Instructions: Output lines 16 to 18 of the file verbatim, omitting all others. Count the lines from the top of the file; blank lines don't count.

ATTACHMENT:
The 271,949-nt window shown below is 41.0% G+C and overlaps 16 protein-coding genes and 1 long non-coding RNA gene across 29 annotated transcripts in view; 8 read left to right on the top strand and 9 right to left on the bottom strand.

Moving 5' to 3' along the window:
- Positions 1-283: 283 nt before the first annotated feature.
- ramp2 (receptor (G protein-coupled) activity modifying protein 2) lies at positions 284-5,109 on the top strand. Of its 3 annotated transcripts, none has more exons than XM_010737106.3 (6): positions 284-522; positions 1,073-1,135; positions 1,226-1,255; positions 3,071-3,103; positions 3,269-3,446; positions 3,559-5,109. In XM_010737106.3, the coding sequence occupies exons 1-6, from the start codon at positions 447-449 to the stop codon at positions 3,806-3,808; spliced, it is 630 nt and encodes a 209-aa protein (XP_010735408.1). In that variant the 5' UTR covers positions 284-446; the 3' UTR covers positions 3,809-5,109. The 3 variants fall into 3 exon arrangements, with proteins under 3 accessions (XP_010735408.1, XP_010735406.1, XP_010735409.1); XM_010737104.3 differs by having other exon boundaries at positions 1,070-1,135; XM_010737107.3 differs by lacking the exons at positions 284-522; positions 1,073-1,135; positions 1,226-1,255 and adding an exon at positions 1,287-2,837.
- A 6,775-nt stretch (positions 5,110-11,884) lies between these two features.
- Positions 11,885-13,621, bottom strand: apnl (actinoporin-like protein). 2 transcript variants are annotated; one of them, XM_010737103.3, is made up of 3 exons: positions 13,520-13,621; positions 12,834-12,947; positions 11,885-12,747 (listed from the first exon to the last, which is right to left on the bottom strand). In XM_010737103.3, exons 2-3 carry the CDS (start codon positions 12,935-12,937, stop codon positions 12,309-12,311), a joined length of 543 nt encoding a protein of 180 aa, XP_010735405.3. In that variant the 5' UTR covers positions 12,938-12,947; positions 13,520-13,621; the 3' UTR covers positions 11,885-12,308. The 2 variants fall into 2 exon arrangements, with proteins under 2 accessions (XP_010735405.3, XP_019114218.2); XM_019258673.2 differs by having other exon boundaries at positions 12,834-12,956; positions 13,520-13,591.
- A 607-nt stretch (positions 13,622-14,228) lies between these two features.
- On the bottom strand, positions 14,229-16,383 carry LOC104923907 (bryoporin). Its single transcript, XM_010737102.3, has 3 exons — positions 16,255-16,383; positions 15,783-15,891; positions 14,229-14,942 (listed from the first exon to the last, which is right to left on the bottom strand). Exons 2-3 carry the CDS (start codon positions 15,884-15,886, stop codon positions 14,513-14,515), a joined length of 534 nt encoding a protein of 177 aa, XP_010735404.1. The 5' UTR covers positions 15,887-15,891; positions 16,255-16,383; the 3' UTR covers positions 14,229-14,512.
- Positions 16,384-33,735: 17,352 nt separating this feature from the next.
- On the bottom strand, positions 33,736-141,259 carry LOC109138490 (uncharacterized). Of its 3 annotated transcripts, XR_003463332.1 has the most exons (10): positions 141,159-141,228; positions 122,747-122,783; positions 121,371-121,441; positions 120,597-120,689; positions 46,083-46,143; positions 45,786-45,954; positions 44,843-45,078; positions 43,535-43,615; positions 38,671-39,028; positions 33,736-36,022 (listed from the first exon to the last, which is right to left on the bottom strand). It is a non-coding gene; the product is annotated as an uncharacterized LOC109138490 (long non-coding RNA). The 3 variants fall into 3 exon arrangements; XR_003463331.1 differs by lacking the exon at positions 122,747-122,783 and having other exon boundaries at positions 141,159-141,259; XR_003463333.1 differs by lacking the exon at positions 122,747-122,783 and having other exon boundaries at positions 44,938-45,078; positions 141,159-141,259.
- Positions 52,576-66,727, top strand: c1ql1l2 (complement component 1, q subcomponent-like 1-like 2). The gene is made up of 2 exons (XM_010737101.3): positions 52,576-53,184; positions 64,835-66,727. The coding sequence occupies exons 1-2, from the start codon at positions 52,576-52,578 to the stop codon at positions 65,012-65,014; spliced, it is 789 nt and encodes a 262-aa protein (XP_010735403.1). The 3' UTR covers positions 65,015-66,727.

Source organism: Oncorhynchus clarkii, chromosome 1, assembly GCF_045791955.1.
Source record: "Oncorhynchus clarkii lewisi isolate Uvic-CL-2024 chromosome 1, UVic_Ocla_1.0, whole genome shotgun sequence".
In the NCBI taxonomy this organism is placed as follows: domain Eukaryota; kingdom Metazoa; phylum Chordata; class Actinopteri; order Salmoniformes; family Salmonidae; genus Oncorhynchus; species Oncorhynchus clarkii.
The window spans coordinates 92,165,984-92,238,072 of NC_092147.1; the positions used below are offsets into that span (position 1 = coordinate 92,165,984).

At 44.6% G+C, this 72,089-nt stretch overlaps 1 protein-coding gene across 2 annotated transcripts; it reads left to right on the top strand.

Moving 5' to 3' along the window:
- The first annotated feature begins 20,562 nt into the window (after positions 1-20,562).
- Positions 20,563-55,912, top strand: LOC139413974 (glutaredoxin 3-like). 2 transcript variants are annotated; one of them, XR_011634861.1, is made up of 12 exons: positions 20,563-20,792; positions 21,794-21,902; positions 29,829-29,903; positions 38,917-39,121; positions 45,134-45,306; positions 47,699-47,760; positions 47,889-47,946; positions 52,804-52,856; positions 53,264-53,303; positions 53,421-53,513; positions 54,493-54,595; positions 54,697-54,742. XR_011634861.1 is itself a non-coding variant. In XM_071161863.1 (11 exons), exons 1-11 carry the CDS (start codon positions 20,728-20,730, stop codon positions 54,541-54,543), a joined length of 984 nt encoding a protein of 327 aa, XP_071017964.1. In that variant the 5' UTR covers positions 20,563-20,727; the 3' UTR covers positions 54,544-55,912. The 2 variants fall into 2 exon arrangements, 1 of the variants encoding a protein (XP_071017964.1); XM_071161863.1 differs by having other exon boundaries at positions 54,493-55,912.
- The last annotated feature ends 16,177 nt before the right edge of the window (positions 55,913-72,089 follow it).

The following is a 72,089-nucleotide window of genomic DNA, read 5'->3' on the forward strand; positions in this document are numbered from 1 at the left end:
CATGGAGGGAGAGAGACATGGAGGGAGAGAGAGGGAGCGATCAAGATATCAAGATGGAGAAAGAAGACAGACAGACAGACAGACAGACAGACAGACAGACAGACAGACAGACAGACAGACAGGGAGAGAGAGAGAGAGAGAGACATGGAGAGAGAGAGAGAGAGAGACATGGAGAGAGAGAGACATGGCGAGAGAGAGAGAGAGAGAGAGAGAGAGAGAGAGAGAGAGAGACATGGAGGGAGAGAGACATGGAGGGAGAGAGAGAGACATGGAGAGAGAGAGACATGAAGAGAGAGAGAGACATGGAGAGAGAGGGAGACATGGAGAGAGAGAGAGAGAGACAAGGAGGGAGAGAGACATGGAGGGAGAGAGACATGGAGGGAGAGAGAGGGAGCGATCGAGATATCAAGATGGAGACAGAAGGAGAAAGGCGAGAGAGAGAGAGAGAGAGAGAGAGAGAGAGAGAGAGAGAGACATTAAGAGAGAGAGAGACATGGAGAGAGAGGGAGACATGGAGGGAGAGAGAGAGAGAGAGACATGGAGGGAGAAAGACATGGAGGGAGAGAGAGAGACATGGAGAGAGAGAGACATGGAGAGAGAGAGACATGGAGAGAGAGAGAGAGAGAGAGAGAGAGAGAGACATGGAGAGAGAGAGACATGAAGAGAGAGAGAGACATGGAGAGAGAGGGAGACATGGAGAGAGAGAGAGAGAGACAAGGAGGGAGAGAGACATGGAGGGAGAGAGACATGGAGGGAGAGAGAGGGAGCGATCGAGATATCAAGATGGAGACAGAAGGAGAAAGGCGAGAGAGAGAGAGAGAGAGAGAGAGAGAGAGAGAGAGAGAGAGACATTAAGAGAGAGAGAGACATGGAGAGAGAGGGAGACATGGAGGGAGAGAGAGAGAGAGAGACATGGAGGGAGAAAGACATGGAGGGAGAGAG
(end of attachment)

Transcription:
At 44.6% G+C, this 72,089-nt stretch overlaps 1 protein-coding gene across 2 annotated transcripts; it reads left to right on the top strand.

Moving 5' to 3' along the window:
- The first annotated feature begins 20,562 nt into the window (after positions 1-20,562).